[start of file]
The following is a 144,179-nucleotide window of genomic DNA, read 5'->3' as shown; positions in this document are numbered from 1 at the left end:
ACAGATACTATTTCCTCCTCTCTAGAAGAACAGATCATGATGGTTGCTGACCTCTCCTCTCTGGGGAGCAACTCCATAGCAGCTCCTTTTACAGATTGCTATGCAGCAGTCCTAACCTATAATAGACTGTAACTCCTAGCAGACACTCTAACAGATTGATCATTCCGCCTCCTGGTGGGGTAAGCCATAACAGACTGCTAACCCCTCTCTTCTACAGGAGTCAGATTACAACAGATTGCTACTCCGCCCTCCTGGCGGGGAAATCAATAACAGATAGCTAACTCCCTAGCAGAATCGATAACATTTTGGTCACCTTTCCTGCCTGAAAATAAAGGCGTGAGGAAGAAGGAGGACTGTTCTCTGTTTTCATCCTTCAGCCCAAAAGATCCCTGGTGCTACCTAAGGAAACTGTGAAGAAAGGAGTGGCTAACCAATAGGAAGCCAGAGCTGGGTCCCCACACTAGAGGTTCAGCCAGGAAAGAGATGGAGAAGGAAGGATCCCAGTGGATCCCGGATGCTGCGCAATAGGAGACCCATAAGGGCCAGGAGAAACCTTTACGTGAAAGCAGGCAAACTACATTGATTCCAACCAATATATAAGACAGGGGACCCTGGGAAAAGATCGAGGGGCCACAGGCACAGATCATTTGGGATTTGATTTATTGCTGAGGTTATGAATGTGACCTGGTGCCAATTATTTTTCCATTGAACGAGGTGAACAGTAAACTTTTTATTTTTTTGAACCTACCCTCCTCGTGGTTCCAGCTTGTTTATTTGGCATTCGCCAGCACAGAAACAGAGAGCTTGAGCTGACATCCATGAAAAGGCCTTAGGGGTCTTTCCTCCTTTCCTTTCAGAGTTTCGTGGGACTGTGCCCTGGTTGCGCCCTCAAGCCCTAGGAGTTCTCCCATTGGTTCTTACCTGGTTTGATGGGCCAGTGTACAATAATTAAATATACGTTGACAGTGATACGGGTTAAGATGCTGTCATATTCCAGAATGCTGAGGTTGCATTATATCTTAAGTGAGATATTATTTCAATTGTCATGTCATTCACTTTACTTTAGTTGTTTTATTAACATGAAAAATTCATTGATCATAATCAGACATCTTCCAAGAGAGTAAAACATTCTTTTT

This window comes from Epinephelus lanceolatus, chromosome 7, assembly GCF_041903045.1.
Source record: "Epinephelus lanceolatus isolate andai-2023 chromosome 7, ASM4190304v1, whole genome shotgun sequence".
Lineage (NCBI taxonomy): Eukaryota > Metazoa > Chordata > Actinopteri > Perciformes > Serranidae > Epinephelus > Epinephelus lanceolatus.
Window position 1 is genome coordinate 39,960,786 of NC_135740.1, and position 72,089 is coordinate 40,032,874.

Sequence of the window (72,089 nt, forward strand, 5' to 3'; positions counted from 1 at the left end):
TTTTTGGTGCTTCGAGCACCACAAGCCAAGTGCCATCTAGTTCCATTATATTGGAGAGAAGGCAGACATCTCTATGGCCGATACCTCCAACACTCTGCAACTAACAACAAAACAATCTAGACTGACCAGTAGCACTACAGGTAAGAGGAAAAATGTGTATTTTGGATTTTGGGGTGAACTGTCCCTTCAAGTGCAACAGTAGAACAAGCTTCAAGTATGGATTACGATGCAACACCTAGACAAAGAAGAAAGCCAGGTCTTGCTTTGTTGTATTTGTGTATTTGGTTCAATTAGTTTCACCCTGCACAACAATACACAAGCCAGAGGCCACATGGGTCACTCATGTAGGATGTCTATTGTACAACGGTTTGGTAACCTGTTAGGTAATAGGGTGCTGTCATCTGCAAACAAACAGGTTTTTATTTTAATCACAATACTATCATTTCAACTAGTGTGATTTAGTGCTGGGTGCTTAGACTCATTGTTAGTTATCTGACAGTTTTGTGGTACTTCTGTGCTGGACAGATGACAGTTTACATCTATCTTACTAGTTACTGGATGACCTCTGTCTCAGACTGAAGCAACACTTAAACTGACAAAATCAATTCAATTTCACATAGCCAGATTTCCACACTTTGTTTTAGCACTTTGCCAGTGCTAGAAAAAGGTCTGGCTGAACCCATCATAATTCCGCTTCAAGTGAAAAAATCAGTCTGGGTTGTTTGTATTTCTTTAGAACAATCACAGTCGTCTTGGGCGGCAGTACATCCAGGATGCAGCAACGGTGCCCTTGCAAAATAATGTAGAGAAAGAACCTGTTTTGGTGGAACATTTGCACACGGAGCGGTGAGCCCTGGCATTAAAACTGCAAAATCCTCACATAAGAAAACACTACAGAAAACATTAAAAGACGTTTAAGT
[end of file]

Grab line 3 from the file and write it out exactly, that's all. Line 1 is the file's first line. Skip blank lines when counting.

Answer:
This window comes from Epinephelus lanceolatus, chromosome 7, assembly GCF_041903045.1.